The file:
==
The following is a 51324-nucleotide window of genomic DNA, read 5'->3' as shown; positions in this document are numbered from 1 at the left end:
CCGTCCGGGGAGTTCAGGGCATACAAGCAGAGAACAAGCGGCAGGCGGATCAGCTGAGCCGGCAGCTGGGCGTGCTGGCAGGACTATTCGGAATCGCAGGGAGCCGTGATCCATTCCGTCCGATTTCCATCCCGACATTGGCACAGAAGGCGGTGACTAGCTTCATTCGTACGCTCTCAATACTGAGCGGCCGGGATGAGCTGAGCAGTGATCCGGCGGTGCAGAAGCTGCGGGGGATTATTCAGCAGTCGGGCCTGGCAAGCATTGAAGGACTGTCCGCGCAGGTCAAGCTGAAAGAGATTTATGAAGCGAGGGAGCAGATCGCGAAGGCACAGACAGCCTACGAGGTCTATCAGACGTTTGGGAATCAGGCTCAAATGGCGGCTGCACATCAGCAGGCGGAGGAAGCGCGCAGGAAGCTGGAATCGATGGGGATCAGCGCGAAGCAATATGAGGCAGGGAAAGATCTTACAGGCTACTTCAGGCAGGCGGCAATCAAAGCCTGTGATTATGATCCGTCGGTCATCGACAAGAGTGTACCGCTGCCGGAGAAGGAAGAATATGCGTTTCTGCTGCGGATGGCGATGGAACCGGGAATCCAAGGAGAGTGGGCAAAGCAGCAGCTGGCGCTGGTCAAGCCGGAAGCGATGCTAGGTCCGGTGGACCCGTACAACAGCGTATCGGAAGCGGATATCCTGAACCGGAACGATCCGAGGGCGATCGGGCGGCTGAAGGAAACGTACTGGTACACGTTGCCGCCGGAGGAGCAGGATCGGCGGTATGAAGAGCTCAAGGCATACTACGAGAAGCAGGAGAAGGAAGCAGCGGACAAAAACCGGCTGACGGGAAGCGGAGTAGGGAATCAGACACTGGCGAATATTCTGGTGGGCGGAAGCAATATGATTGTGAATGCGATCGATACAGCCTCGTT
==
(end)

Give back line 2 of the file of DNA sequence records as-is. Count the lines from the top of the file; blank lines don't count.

CCGTCCGGGGAGTTCAGGGCATACAAGCAGAGAACAAGCGGCAGGCGGATCAGCTGAGCCGGCAGCTGGGCGTGCTGGCAGGACTATTCGGAATCGCAGGGAGCCGTGATCCATTCCGTCCGATTTCCATCCCGACATTGGCACAGAAGGCGGTGACTAGCTTCATTCGTACGCTCTCAATACTGAGCGGCCGGGATGAGCTGAGCAGTGATCCGGCGGTGCAGAAGCTGCGGGGGATTATTCAGCAGTCGGGCCTGGCAAGCATTGAAGGACTGTCCGCGCAGGTCAAGCTGAAAGAGATTTATGAAGCGAGGGAGCAGATCGCGAAGGCACAGACAGCCTACGAGGTCTATCAGACGTTTGGGAATCAGGCTCAAATGGCGGCTGCACATCAGCAGGCGGAGGAAGCGCGCAGGAAGCTGGAATCGATGGGGATCAGCGCGAAGCAATATGAGGCAGGGAAAGATCTTACAGGCTACTTCAGGCAGGCGGCAATCAAAGCCTGTGATTATGATCCGTCGGTCATCGACAAGAGTGTACCGCTGCCGGAGAAGGAAGAATATGCGTTTCTGCTGCGGATGGCGATGGAACCGGGAATCCAAGGAGAGTGGGCAAAGCAGCAGCTGGCGCTGGTCAAGCCGGAAGCGATGCTAGGTCCGGTGGACCCGTACAACAGCGTATCGGAAGCGGATATCCTGAACCGGAACGATCCGAGGGCGATCGGGCGGCTGAAGGAAACGTACTGGTACACGTTGCCGCCGGAGGAGCAGGATCGGCGGTATGAAGAGCTCAAGGCATACTACGAGAAGCAGGAGAAGGAAGCAGCGGACAAAAACCGGCTGACGGGAAGCGGAGTAGGGAATCAGACACTGGCGAATATTCTGGTGGGCGGAAGCAATATGATTGTGAATGCGATCGATACAGCCTCGTT